Single Masked Boobies were at La Jolla, San Diego Co 25–26 Jan (Katherine Clemens), Dana Point, Orange Co 29 Nov–28 Feb+ (Mary Freeman), and captured at Bolsa Chica State Beach, Orange Co 28 Jan (Wetlands and Wildlife Care Center, fide Debbie McGuire). The only Red-footed Booby was one frequenting the bait tanks at the entrance to San Diego Bay 23 Oct–9 Jan (Markus Medak). The range of Neotropic Cormorants continues to expand north and westward, with one as far north as Ventura 23 Aug–26 Mar (Deven Kammerichs-Berke) and two at the Mill Creek Wetlands, San Bernardino Co 25 Feb (Robert Packard), along with up to 10 at Bonelli Regional Park in San Dimas, and as many as seven at eight other locations within the Los Angeles Basin, as well as one in Huntington Beach 28 Feb–6 Mar (Roger A. Schoedl) and another in San Diego 9-10 Dec (Jay Desgrosselier). 

Single Little Blue Herons at Bolsa Chica 17 Oct–12 Jan (Rebecca May), Upper Newport Bay 13 Feb–14 May (David A. Ornellas), and Cabrillo Beach 17 Oct–5 Mar (Manuel Duran) were the only three known north of San Diego. Three Tricolored Herons around San Diego, along with single birds in Huntington Beach 2 Oct–9 Jan (Paul D. Thomas), Upper Newport Bay 1 Jan–28 Feb+ (Grant Kirchhoff), and P.M.N.A.S. 25 Nov–16 Mar (Deven Kammerichs-Berke) were on the coast where now rare but regular in winter, but one S.E.S.S. (Rock Hill) 27 Dec–7 Apr (Elizabeth Hodas) was inland where decidedly rare. A Reddish Egret at various locations around the N.E.S.S. through the winter (Robert McKernan) was the only one away from the coast.

Hawks through Woodpeckers

Since Northern Goshawk is rare in Southern California, an immature at Sage Flat south of Olancha, Inyo Co 25 Jan (Russell D. Kokx) and an adult near Big Pine Jan 31 (Aaron Johnson) were of note. Single Broad-winged Hawks at the South Coast Botanic Gardens in Palos Verdes, Los Angeles Co 4 Dec–11 Feb (John Ivanov), Mission Viejo, Orange Co 16–18 Feb (Scott A. Palladichuk) and at Nestor, San Diego Co 22 Jan (Eve Martin) were wintering locally. The winter status of Swainson’s Hawk in Southern California is hard to determine, with what was believed to be a late fall migrant near Santee, San Diego Co on 20 Dec (Brennan Mulrooney), but 15 near El Centro, Imperial Co on 24 Jan (Kenneth Z. Kurland) clearly being early spring migrants; however, at least three Swainson’s Hawks at Seal Beach/Los Alamitos military bases, Orange Co through the season (Steve G. Morris) were clearly wintering. An adult Zone-tailed Hawk at Morro Bay State Park, San Luis Obispo Co 15 Dec–5 Jan (Tom M. Edell) was the northernmost of at least 20 believed wintering in the coastal lowlands, while one at Winterhaven, Imperial Co 6 Feb (Nancy Christensen) was the only one far inland. The only Rough-legged Hawks to be reported were single birds in Round Valley, Inyo Co 28 Dec (Keith Condon), Diaz Lake, Inyo Co 8 Feb (Russell D. Kokx) and Atascadero, San Luis Obispo Co 7 Dec (Kevin J. Zimmer), up to two at the Carrizo Plain National Monument, San Luis Obispo Co 2–23 Jan (Will H. Knowlton) with one still there on 7 Mar (Jeff K. Miller), and one or two at Quail Lake/Gorman, Los Angeles Co 13 Dec–5 Mar (Kimball L. Garrett).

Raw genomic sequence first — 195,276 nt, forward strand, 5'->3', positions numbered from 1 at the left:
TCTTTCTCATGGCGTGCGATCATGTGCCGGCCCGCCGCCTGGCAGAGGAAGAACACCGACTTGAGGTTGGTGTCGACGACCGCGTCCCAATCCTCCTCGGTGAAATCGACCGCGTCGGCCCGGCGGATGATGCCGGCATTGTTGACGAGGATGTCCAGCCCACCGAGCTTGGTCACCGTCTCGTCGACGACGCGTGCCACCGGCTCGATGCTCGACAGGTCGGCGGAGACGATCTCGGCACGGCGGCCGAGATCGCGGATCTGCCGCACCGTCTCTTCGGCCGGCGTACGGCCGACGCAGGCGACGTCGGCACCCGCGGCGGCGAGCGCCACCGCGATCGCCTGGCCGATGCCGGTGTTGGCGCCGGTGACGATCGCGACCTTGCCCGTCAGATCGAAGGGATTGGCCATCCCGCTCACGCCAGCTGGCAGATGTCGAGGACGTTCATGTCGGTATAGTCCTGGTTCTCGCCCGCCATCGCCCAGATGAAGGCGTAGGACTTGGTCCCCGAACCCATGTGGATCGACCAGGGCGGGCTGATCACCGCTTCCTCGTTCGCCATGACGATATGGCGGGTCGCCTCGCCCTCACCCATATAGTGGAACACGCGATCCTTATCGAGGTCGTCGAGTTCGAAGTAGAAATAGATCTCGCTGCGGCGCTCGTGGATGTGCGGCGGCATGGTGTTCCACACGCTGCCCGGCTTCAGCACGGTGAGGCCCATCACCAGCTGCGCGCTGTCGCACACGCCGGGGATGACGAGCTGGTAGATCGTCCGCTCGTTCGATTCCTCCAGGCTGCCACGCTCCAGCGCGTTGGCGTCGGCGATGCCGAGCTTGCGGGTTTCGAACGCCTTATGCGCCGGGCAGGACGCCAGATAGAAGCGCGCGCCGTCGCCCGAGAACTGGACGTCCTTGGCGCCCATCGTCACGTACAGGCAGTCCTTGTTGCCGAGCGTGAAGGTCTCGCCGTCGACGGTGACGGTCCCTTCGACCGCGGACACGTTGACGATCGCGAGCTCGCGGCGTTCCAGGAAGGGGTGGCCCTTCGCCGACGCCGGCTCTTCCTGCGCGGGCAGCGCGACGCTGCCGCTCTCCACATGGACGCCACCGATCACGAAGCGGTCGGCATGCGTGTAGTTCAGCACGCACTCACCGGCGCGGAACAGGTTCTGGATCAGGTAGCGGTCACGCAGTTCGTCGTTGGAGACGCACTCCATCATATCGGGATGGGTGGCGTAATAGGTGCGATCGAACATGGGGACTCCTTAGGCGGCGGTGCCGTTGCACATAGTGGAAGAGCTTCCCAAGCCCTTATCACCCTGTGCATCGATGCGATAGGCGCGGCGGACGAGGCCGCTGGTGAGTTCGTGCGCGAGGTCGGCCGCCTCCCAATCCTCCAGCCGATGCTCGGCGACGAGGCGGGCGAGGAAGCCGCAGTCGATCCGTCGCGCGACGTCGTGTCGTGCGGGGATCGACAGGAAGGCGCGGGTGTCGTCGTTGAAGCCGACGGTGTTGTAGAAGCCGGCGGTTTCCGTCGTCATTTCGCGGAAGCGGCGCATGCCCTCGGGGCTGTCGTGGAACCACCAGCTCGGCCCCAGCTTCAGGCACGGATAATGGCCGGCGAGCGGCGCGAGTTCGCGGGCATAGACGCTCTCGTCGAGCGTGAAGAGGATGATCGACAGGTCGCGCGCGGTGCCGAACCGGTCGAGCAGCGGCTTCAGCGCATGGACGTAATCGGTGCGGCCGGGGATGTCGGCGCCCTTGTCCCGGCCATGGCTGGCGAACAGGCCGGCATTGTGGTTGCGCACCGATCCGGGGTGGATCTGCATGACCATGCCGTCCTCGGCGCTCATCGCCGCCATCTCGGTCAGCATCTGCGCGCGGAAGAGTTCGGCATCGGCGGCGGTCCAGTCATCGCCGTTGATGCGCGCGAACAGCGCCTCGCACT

An Elf Owl photographed near Indio, Riverside Co. 10 Dec (Brett Daniels) was not only west of the species’ range, but the first in winter for California.